Luke Kenneth Casson Leighton
lkcl at switchboard.net
Tue Jan 26 01:12:09 GMT 1999
andrew throws some sense into this thread :)
> An example of bad modularity is the frequently raised idea of
> splitting the rpc code into a separate daemon. Yes, it makes the code
> more modular, but it also will make it vasty more complex, bigger and
> harder to debug. As no one has yet pointed out an advantage (apart from
> modularity and "it's what NT does") I don't see why we should do it.
ok, tangental tack (take rpc code as a specific example).
can anyone else think of good reasons to split the rpc code into a
separate daemon (actually, potentially several daemons: one endport mapper
on port 135, then one daemon per rpc pipe to which the endport mapper will
refer each connection)
i can think of 2:
1) it's the way dce/rpc opengroup does it. if it's good enough for them
it's good enough for me. just please don't put in a thread library,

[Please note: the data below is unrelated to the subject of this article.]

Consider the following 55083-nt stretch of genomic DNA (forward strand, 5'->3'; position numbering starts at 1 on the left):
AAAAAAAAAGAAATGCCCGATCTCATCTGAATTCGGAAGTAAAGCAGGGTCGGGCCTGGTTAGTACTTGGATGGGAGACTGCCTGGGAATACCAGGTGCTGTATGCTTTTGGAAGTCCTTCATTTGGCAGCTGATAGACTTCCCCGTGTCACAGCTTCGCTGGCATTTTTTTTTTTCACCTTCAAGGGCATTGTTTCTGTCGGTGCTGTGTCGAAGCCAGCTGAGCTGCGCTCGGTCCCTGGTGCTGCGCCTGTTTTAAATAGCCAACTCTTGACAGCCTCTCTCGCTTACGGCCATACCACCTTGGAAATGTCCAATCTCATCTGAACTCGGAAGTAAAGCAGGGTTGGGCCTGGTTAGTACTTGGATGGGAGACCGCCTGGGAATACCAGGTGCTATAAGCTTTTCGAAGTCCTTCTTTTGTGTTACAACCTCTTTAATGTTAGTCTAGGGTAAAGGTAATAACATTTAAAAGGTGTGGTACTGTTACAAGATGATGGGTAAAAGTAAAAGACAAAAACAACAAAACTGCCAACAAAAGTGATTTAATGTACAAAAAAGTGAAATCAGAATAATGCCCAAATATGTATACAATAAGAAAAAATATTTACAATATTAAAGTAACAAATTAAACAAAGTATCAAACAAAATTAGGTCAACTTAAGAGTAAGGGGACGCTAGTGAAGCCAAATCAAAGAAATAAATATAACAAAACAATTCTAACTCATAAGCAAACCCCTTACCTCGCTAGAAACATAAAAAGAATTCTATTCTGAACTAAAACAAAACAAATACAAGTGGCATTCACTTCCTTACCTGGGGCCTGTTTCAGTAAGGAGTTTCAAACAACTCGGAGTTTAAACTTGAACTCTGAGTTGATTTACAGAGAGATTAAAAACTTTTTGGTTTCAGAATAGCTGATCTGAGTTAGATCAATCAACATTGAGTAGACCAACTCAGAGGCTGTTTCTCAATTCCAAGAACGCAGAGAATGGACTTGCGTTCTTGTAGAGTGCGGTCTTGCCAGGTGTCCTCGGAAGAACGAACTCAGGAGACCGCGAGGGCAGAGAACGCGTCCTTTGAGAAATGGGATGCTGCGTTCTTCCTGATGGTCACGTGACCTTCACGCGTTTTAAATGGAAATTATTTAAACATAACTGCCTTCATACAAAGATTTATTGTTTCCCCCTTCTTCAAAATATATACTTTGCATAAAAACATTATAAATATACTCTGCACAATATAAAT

2) samba source code, at 125,000 lines of code, is pretty daunting.
40,000 of those are dce/rpc client/server/parsing code. where do you go
to update the LSA code? separate daemons with their own directories means
that it's pretty clear that the 1,500 to 4,000 lines of code that deal
with issue xyz are specific to that issue, and don't involve any other rpc
i am giving serious consideration to doing a proper "dce/rpc over tcp"
set, using the opengroup's dce code. however, dce-1.2.2 is massive and
probably excessive. the linux port took me three days to compile / set
up, and it still doesn't work.
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